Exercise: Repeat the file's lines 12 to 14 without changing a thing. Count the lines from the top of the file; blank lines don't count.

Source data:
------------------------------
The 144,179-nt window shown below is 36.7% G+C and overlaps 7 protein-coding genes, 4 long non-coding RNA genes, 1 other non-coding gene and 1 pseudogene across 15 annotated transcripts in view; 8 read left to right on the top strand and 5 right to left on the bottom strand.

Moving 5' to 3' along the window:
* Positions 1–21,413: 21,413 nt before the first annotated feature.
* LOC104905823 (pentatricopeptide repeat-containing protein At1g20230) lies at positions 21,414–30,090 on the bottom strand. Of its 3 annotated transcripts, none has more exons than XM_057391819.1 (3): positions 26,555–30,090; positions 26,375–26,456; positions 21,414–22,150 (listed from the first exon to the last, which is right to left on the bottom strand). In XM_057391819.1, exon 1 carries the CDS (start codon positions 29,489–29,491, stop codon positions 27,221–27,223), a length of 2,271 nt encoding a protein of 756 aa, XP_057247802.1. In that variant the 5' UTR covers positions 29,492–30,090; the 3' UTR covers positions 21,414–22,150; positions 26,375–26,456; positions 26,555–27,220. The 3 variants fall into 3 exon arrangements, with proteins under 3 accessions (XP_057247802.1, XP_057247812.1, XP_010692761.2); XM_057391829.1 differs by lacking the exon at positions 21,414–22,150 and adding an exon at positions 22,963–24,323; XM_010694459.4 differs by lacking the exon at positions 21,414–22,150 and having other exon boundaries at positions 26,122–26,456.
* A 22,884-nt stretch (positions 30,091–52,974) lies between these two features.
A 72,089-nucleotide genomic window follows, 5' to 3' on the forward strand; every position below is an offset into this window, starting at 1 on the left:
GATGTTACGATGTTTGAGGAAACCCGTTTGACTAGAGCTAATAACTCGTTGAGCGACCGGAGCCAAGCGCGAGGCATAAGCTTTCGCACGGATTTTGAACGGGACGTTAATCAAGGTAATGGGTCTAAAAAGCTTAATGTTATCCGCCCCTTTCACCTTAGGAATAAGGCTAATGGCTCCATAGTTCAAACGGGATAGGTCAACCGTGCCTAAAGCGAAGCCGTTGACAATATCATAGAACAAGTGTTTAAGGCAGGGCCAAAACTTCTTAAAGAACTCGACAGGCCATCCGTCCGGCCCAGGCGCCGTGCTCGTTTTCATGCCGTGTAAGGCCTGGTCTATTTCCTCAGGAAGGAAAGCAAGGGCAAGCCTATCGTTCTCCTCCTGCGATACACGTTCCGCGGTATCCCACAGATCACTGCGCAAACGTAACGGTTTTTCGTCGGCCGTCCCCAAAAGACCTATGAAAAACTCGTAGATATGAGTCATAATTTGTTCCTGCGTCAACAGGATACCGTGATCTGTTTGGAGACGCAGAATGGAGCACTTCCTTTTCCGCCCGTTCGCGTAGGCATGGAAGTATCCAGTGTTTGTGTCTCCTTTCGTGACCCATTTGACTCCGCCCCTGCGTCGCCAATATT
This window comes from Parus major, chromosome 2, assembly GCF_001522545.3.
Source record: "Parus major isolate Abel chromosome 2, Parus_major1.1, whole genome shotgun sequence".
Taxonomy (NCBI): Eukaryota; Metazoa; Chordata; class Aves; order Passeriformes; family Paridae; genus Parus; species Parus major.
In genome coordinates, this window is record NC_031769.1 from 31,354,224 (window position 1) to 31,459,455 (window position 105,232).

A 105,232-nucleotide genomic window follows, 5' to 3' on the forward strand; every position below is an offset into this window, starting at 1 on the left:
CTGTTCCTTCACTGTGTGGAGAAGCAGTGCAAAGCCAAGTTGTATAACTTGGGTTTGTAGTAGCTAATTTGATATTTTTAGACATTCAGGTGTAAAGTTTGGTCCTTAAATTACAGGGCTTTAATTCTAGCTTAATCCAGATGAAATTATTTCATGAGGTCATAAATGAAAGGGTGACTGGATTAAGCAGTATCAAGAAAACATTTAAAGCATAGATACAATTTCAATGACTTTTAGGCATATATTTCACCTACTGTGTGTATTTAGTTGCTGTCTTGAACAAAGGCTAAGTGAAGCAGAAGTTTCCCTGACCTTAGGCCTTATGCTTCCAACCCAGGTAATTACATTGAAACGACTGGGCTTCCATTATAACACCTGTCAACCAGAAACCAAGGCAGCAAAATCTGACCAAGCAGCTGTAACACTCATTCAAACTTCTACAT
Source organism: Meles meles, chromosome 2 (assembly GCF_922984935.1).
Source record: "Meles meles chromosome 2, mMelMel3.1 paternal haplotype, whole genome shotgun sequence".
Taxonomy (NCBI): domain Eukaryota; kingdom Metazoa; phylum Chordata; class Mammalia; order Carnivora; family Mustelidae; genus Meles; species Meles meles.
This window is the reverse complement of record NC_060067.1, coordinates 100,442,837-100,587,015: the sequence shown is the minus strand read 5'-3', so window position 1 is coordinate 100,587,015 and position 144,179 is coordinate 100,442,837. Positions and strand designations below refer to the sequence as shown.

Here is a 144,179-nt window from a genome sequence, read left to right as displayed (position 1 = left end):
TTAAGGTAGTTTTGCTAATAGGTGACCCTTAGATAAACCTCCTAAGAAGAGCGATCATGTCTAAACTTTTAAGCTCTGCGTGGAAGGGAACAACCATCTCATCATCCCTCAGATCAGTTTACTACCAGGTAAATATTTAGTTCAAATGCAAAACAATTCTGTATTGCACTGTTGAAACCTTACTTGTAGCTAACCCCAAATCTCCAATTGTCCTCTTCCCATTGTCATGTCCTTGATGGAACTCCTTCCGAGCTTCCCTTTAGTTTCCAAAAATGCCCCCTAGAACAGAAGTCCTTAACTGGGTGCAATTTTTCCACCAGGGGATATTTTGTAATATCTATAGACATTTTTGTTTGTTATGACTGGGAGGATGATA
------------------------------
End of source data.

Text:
A 105,232-nucleotide genomic window follows, 5' to 3' on the forward strand; every position below is an offset into this window, starting at 1 on the left:
CTGTTCCTTCACTGTGTGGAGAAGCAGTGCAAAGCCAAGTTGTATAACTTGGGTTTGTAGTAGCTAATTTGATATTTTTAGACATTCAGGTGTAAAGTTTGGTCCTTAAATTACAGGGCTTTAATTCTAGCTTAATCCAGATGAAATTATTTCATGAGGTCATAAATGAAAGGGTGACTGGATTAAGCAGTATCAAGAAAACATTTAAAGCATAGATACAATTTCAATGACTTTTAGGCATATATTTCACCTACTGTGTGTATTTAGTTGCTGTCTTGAACAAAGGCTAAGTGAAGCAGAAGTTTCCCTGACCTTAGGCCTTATGCTTCCAACCCAGGTAATTACATTGAAACGACTGGGCTTCCATTATAACACCTGTCAACCAGAAACCAAGGCAGCAAAATCTGACCAAGCAGCTGTAACACTCATTCAAACTTCTACAT
Source organism: Meles meles, chromosome 2 (assembly GCF_922984935.1).